Philippines races to free 23 trapped under landslide

Philippines races to free 23 trapped under landslide

A handout photo made available by the Department of Public Works and Highways (DPWH) shows rescuers looking for survivors after a landslide in the town of Natonin, Mountain Province, Philippines, on Wednesday. (EPA photo)
A handout photo made available by the Department of Public Works and Highways (DPWH) shows rescuers looking for survivors after a landslide in the town of Natonin, Mountain Province, Philippines, on Wednesday. (EPA photo)

MANILA, Philippine rescuers worked with bare hands and shovels to try to free 23 people trapped under earth and rubble on Wednesday, after Typhoon Yutu dumped heavy rains on the northern mountainous region, triggering floods and deadly landslides.

Six people were rescued and two bodies pulled out from a building that collapsed in Natonin in northern Mountain province, part of the Cordillera region where authorities said 11 people were killed on Tuesday, all but one of them in landslides.

Typhoon Yutu swept across the main island of Luzon on Tuesday with winds of 140km per hour and gusts of up to 230 kph. It came six weeks after Super Typhoon Mangkhut caused nearly 50 landslides in the Cordilleras, killing more than 70 people.

Some 360 police, soldiers, firefighters and public works personnel were digging through the mud that engulfed the building where 20 labourers, an engineer, three security guards and six or seven residents had taken shelter.

Twenty-three were believed to still be trapped.

"It was completely buried," Edgar Posadas, spokesman for the Office of Civil Defence, told reporters.

"Time is of the essence. The problem is not the personnel, but access."

Among those killed were four children aged between five and 11, and a man who drowned in an overflowing river. Radio reported a man was electrocuted in Isabela province, where Yutu made landfall.

At least six others were killed in separate mudslides also in Natonin and in other mountainous provinces of Ifugao and Kalinga, according to separate government reports. At least four people reported swept away by swollen rivers haven’t been found.

Mudslides in surrounding areas are making it difficult to reach Natonin and other towns and speed up rescue efforts, the disaster-monitoring agency said. A bridge linking the northern provinces of Cagayan and Isabela was destroyed by heavy flooding, the Public Works Department said on its Facebook page. Some roads in Isabela remain impassable as trees were knocked down by Yutu’s winds, preventing the delivery of relief goods, DZBB radio reported.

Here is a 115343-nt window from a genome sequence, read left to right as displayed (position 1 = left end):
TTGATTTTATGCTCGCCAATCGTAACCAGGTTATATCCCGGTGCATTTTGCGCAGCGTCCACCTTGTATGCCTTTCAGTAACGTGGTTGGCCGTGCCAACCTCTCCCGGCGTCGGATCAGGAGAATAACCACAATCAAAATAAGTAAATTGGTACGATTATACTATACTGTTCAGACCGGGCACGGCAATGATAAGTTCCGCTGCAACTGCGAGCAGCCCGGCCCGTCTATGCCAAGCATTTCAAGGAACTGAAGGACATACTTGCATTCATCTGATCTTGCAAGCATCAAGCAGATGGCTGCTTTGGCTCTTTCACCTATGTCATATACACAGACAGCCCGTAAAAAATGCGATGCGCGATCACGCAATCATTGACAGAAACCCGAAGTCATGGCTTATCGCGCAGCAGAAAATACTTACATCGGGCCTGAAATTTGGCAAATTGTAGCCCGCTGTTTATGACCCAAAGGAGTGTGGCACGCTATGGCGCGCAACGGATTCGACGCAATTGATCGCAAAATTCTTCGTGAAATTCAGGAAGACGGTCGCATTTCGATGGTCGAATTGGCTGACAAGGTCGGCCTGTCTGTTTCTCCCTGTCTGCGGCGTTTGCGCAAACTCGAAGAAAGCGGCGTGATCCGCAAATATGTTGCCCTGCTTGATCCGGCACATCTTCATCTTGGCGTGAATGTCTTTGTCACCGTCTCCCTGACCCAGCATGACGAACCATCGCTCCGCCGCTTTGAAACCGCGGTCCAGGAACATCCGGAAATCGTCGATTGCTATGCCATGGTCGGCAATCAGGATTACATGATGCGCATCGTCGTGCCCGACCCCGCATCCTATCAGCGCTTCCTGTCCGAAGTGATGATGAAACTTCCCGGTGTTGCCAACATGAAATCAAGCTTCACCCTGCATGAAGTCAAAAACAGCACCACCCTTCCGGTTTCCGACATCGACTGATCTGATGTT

An estimated 112.2 million pesos (69.6 million baht) worth of farm output, mostly rice, were damaged in farmlands in northern and central Luzon, according to the Agriculture Department.

Yutu continues to weaken while moving over the South China Sea, with maximum winds of 85 kilometres per hour and gusts of up to 105 kph, according to the 5pm report by the Philippine weather bureau. All storm signals were lifted.

Yutu is the 18th tropical storm to hit the Philippines in 2018 where about 20 cyclones pass through each year. In 2013, Super Typhoon Haiyan killed more than 6,300 people in the Southeast Asian nation. Last month, Category 5 storm Mangkhut killed at least 82 people, including dozens after a landslide in Benguet province, and damaged almost $500 million worth of farm output.

Thousands of people in the typhoon's path were evacuated before the storm hit, mostly in mountainous, coastal and river areas at risk of floods, storm surges and mudslides.

When it struck the Philippines, Yutu's winds were half the strength of those it packed five days earlier, when as a super typhoon it piled into the US Northern Mariana islands, about 6,000km west of Hawaii, killing one person, wounding more than 130 and damaging critical infrastructure.


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